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Down South, New Zealand: Tiny Penguins, Pristine Beaches

Aired February 13, 2014 - 05:30:00   ET



KELLY MCGARRY, PROFESSIONAL MOUNTAIN BIKER (voice-over): Here we are at Skyline Gondola in Queenstown. This is one of my favorite spots to ride my bike. You can just chuck your bike on the gondola and head up to the top, really nice views over Queenstown. And then the best part is you get to ride down.

(INAUDIBLE) on the Queenstown scene, like so many people coming over here in the off season from the Northern Hemisphere. Obviously it's summer here when it's winter there, so people wanted some sunshine and bikes. So a Queenstown trip is just natural for that. I'm stoked to be a part of it.

Once you're at the top of the gondola, you got mountain biking but you've also got a few other things. You've got the luge running down here behind us. It's a heap of fun. Yes, you can get up to all kinds of mischief with your mates.

So right now we're at the top of Vertigo Trail. This is one of my favorite trails on the mountain. It's really fast and flowy. So I'm going to blast down right now.


Over the last few years, mountain biking has become really popular here and the whole scene is just drawing a lot, you know, the Queenstown Meeting Bike Club slogan is "Dirt is the new snow," which obviously means summer has taken over winter.


So where we're heading now is Wynyard jump park, yes, it's more advanced jumps and trails so yes, it's good to get up.

So one of my favorite spots here in Queenstown is a spot we like to call Little Thailand. It's a big, old rock cliff that goes straight down to the lake. Yes, it takes fun jump off (INAUDIBLE). (INAUDIBLE) check it out.

When you -- when you jump off here, it's kind of hard not to wind down the windows because it's a long way and you -- it can.

Here we go.

The water is over fairly low.

OK. This is Atlas. It's where I drink after I've had a hard day on my bike, lots of my mates turn up and have a drink, too, and it's a great place to hang out, so come and check it out.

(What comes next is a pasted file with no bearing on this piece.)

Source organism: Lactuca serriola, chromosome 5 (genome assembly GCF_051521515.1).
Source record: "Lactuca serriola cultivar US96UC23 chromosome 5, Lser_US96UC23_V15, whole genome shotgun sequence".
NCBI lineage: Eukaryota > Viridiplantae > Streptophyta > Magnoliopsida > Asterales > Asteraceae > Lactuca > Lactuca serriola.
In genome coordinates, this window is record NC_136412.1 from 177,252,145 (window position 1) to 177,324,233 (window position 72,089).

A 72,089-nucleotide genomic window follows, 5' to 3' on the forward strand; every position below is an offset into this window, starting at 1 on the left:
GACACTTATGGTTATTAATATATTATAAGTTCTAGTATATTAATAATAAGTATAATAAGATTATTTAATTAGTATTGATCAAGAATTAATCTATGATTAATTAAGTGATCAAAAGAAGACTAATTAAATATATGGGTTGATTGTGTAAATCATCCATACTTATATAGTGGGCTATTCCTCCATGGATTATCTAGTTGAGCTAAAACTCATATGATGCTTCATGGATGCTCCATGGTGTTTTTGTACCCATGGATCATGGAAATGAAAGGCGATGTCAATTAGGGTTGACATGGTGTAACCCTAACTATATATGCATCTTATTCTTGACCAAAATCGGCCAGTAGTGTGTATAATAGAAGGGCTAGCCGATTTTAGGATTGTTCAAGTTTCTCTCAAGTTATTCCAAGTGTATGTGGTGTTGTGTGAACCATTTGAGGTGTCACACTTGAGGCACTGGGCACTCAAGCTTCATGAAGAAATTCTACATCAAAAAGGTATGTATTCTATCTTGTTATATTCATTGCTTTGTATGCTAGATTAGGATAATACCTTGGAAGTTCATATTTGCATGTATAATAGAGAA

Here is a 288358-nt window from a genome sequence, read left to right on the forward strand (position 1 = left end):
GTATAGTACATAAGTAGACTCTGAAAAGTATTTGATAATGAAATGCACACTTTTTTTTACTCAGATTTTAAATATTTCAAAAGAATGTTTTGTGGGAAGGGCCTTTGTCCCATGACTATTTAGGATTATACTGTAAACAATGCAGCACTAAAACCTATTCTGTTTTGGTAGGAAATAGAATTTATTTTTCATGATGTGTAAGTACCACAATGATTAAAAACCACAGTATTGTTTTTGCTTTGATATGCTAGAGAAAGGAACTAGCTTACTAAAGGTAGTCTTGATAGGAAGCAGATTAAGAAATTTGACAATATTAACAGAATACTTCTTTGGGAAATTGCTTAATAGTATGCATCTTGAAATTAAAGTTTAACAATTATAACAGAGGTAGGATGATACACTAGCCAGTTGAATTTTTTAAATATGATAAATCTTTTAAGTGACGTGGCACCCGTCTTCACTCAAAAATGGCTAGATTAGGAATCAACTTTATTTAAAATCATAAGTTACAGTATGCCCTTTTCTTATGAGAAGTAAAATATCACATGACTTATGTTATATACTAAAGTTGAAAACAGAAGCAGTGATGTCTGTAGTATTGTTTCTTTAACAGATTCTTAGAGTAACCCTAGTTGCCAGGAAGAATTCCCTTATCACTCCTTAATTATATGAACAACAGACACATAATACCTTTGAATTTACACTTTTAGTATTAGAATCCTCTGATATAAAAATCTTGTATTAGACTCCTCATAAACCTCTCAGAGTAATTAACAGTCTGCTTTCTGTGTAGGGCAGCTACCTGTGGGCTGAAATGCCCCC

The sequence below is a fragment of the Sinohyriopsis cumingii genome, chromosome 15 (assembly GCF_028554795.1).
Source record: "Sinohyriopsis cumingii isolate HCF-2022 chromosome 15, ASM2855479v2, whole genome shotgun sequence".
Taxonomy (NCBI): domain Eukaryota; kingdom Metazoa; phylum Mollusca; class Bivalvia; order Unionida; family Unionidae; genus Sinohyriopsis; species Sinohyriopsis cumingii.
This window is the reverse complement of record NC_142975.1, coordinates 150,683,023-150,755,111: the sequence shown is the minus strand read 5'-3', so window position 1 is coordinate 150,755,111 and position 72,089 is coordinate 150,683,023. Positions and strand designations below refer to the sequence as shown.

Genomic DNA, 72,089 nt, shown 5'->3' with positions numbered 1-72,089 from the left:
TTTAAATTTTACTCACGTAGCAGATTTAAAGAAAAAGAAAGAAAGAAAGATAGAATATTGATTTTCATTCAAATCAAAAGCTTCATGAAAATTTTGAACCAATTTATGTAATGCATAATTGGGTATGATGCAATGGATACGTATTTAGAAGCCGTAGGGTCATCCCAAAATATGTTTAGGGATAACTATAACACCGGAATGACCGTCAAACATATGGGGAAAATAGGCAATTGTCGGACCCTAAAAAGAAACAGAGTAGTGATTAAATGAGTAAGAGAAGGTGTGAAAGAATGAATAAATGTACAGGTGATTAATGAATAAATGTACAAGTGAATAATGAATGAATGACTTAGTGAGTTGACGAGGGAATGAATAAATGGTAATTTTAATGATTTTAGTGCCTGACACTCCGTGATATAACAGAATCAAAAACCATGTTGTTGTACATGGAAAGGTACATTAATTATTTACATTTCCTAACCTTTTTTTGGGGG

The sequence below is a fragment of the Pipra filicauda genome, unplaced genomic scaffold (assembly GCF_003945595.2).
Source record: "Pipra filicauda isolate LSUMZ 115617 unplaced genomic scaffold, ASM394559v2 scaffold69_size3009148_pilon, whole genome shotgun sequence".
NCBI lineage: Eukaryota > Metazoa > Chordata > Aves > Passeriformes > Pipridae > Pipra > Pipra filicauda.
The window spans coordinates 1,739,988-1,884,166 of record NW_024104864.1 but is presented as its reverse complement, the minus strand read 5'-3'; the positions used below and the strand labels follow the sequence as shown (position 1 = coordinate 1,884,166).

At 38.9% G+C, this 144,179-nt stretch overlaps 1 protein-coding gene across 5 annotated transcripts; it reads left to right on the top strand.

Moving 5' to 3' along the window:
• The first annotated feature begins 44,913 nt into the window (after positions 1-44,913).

DUNCAN FORSYTH, MOUNT EDWARD WINERY (voice-over): (INAUDIBLE) back and forth (INAUDIBLE) and we are at Mount Edward Winery in the middle of the central of the table in the Southern Alps of New Zealand. We have a fantastic little Riesling vineyard behind us, which is completely well suited. Riesling is a variety that speaks of where it comes from. And in that sense, you find a vitality in the wines and sense of precision in the wines.

We're fully organic. We like to do things in quite a traditional way. And so for people to come to here, they get a sense of that. They get an education as well as a lot of enjoyment in drinking our wines.

Our town is in the central part of the area. It's 20 minutes from Queenstown. And actually almost has more history. This place was founded on the back of the gold rush in the 1860s. But most of the town, this is how it looked. If you look back on the old photos, it's -- this is exactly how it looked 150 years ago.

(INAUDIBLE). Some of the beers here in town, they specialize in craft beer which is (INAUDIBLE) to New Zealand. The food's fantastic, really low-key, quintessential New Zealand tripe (ph) pub (INAUDIBLE).

Ah, it's my favorite place.

UNIDENTIFIED MALE (voice-over): Hey, Dunc (ph), how you doing, (INAUDIBLE)?

FORSYTH (voice-over): (INAUDIBLE).

UNIDENTIFIED MALE (voice-over): Good to see you, mate.

FORSYTH (voice-over): You all right?

UNIDENTIFIED MALE (voice-over): Yes, yes.

FORSYTH (voice-over): (INAUDIBLE)?

UNIDENTIFIED MALE (voice-over): Yes.

UNIDENTIFIED MALE (voice-over): We (INAUDIBLE) from being low spores (ph) and the full thing (ph), forthing (ph) things locally and we forage (ph) mostly. We forage (ph) for our fish hooks (ph) behind -- around the bar. But our drink for our -- for our established beer (INAUDIBLE).

FORSYTH (voice-over): What else can you get locally? What can you find in this area?

UNIDENTIFIED MALE (voice-over): (INAUDIBLE) down these beautiful little porcini (ph).

FORSYTH (voice-over): Ohh.


FORSYTH (voice-over): One of the best things about Queenstown, they have sussed ham (ph). The fact that we've got over 140,000 restaurants, good way of eating. Let's have a course here, course there.

First stop is one of the top restaurants owned by Josh Emett, Rata. Josh is a Michelin chef. (INAUDIBLE).

Still a bit of a southern (ph) sushi?

JOSH EMETT, RATA (voice-over): Yes. I think you've had it before, haven't you, cheese rolls, classic. So yes, let's worth bogadu (ph) and salmon as well. We're working salmon from top of the north island. Salmon mousse underneath peas (ph), nice and summery.

It's pretty hot.

FORSYTH (voice-over): It's fantastic. I mean, you've worked everywhere around the world. And you're now then, what made you come here?